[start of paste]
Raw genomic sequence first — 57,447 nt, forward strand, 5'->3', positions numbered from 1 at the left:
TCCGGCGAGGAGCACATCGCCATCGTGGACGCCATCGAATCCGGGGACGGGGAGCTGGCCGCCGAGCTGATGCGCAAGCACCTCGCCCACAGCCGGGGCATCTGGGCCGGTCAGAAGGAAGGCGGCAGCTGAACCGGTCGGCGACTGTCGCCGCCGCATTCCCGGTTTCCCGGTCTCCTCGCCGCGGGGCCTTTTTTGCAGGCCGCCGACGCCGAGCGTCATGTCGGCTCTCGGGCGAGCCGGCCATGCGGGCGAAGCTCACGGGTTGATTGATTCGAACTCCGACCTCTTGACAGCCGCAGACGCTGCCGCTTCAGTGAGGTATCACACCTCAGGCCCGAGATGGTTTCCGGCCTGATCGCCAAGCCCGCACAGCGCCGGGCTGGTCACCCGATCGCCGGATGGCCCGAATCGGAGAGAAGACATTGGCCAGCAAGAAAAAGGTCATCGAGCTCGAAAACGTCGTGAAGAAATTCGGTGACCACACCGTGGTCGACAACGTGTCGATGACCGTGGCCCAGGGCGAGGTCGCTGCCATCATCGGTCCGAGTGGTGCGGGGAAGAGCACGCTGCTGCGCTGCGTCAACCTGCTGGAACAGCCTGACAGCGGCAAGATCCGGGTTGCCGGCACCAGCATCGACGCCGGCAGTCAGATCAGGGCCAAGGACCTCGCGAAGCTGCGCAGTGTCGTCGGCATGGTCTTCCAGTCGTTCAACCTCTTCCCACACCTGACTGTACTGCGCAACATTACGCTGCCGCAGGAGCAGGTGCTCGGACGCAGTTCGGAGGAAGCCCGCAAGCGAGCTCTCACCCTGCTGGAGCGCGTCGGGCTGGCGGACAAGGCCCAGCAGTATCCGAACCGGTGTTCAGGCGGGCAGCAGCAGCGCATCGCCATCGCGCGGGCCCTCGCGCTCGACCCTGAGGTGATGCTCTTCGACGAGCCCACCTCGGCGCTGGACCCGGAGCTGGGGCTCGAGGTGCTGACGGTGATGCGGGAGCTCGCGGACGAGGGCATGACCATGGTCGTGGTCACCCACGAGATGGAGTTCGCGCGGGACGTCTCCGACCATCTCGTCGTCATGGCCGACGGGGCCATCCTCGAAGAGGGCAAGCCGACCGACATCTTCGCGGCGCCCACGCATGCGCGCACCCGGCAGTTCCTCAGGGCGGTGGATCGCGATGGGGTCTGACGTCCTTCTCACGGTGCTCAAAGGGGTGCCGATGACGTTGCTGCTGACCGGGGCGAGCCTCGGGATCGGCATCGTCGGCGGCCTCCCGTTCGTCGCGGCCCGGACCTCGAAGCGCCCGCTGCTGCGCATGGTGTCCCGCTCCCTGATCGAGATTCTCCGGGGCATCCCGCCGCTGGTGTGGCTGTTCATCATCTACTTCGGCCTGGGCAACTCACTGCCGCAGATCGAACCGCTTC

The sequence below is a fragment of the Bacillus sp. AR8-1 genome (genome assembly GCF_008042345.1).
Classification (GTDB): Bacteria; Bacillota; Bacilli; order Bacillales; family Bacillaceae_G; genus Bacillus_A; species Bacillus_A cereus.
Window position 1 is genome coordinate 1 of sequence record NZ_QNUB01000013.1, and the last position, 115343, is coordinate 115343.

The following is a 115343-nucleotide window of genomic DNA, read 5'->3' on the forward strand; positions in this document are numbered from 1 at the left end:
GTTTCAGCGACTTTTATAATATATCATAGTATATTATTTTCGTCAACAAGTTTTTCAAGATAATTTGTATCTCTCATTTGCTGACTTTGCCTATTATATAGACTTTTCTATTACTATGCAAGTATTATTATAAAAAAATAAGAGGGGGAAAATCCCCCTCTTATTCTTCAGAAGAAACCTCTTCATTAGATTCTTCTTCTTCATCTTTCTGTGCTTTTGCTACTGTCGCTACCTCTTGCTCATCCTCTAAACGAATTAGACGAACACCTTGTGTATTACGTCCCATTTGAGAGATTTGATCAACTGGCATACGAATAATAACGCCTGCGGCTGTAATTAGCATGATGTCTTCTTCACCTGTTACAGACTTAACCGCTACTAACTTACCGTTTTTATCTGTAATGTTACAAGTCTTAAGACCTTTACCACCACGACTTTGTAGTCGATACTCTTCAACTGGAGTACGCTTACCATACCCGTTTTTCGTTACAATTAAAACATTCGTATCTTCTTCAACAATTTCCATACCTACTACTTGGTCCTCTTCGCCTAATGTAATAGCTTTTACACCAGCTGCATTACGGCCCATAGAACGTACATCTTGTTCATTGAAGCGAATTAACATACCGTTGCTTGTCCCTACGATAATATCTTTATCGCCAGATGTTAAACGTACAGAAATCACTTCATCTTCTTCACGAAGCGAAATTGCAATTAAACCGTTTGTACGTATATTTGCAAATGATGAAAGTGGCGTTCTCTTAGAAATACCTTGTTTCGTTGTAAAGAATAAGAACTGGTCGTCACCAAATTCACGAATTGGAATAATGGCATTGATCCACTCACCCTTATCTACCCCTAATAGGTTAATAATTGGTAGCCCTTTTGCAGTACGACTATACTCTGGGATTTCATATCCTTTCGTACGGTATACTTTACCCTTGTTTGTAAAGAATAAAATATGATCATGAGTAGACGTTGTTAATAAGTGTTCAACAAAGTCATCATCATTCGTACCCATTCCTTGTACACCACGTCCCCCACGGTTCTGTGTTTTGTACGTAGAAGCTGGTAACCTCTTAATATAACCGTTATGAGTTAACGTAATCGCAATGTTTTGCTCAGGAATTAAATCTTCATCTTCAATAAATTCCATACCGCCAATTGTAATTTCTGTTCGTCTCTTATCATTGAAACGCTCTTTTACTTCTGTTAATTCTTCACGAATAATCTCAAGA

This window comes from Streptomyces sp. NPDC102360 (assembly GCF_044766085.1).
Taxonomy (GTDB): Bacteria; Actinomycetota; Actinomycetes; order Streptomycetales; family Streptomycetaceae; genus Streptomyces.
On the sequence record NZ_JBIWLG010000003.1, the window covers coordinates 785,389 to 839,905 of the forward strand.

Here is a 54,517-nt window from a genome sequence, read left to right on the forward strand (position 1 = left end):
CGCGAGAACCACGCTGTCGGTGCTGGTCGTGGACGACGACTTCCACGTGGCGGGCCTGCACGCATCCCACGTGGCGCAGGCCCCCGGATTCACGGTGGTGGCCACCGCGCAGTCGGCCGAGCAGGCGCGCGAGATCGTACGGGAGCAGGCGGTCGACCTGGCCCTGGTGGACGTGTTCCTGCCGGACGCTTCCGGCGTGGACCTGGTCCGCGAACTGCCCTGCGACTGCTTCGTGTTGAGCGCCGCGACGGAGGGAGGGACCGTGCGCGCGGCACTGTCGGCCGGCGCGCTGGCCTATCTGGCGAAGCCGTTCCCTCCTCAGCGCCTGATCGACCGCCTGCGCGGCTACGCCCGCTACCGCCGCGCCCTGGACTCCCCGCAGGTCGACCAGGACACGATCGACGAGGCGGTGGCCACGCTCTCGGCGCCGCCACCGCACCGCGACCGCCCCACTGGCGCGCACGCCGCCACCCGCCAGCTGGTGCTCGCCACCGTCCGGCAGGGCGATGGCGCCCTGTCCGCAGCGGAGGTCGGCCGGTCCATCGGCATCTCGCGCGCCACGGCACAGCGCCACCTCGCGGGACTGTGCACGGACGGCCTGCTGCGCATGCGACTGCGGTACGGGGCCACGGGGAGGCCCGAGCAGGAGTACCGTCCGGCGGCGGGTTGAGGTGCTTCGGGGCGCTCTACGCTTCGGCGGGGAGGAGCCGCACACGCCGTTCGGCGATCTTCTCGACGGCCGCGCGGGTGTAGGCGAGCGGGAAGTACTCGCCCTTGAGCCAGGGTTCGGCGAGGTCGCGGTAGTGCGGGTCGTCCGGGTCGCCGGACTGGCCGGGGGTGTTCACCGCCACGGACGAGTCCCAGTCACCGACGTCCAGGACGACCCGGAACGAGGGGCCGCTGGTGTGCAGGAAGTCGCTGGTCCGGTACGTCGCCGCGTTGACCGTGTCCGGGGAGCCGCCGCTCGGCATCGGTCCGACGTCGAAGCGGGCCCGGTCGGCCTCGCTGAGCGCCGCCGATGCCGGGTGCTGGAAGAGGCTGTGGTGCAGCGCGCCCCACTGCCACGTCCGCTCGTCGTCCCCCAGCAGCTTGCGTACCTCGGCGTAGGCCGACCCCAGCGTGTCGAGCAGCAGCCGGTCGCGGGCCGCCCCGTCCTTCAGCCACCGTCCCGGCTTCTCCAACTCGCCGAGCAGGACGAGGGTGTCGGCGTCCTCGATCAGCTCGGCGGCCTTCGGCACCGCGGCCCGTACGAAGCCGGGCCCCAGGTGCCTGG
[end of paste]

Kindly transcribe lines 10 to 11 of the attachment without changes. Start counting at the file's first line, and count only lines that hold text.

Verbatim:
On the sequence record NZ_JBIWLG010000003.1, the window covers coordinates 785,389 to 839,905 of the forward strand.

Here is a 54,517-nt window from a genome sequence, read left to right on the forward strand (position 1 = left end):